The family group: Every scholar in the building belongs to a small group that meets daily under the guidance of one or two adults. We designed this structure to ensure a close relationship with a caring adult for every student and a place where we can foster a culture of care, trust, and accountability that prioritizes relationships.
Adequate support staff: East’s young scholars are smart and resilient but also benefit tremendously from the support of additional school counselors and school social workers to help navigate the challenges and social-emotional trauma associated with living in a high-poverty environment.
The right people: From the start, the EPO has insisted that every adult working at East be “All In.” All existing faculty and staff were invited to reapply for their positions at East. They then were asked to commit to the plan to be “All In,” which they would help to define and build as a community.
A focus on community: East partners with 13 community agencies. We have a school-based health center, and dental services are provided onsite through the partnership with the UR. Our scholars have mentors from the community.
Family and community engagement
The change in school culture involves and affects the entire school community, including East staff, scholars and their families, and the larger Rochester community. The FACE committee, formerly the Parent Teacher Organization, has seen a significant increase in family participation and decision making. Our scholars also help to shape the new culture at East. The number of East scholars sitting on governance council and other leadership committees continues to grow.
Academics at East
Curriculum: We believe that instruction must start with quality curriculum. When the EPO began its work, we engaged in a five-year comprehensive curriculum development process that teachers collaboratively create and deliver. Using the research-based framework “Understanding by Design” to create curriculum, students, teachers, and administrators share understanding of what students are learning, why they are learning it, and what additional help students may need. All students receive high-quality curriculum using high-quality materials.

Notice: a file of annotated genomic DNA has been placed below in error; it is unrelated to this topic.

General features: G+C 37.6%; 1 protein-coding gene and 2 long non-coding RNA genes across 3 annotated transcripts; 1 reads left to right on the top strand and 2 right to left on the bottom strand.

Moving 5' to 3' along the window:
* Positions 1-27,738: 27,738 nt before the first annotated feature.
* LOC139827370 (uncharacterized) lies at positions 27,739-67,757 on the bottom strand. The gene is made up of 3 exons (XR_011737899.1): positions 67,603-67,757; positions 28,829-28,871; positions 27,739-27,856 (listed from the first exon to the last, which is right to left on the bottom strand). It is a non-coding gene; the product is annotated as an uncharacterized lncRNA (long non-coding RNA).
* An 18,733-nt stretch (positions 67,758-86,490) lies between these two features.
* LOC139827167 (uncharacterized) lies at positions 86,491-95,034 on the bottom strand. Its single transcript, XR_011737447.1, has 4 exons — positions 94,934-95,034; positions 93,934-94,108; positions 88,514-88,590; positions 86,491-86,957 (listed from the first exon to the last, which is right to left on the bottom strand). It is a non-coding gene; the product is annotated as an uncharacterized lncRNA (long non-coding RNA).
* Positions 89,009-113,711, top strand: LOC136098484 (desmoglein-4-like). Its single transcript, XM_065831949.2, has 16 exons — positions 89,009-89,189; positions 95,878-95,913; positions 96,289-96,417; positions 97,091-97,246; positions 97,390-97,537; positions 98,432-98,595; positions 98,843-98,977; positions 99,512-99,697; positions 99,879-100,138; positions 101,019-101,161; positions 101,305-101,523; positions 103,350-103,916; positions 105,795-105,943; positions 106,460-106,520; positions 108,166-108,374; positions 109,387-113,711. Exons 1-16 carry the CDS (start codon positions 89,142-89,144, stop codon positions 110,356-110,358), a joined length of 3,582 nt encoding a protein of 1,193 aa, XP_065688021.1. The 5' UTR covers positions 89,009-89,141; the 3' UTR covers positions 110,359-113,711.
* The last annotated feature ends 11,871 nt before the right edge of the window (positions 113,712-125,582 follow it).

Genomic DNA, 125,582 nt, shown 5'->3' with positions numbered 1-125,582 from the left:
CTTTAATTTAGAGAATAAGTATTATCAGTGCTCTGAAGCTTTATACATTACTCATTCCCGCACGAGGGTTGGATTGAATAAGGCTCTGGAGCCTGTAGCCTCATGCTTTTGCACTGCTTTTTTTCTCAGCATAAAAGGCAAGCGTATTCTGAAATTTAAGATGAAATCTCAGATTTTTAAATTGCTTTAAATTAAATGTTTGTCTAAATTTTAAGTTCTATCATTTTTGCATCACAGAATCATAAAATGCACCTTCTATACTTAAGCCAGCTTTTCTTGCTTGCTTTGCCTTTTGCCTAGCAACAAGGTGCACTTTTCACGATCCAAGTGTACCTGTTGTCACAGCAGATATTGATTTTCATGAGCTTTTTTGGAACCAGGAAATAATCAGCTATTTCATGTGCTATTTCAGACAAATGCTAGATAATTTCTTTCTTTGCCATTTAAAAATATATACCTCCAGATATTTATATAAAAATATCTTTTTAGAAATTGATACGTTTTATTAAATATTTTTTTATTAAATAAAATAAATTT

Instruction: The instructional process provides time for daily collaborative planning among teachers, tight alignment to the curriculum, use of clear learning targets, and techniques that build student engagement.
Assessment:The EPO has adopted a process of student common formative assessments, which includes student projects, classroom activities, and tests, in order to understand students’ progress and to inform teachers in making adjustments to their planning and decision making. Teachers collaboratively analyze student data in order to plan instructional strategies to meet the specific needs of our scholars.
Key structures put in place to support academic achievement include increased emphasis and time built into the schedule for literacy and mathematics, a deliberate and supportive ninth-grade academy, and academic support periods.
Grades 6-9:The EPO added both time and staff to build the literacy and mathematics achievement of our scholars. From grades 6 through 9, every East scholar takes an English language arts class as well as a class in literacy. Services in these classes include targeted intervention, remediation, and enrichment based on each individual scholar’s reading score and needs. The share of students scoring “proficient” or “advanced” rose from 2 percent to 11 percent for ELA and from 1 percent to 18 percent for mathematics.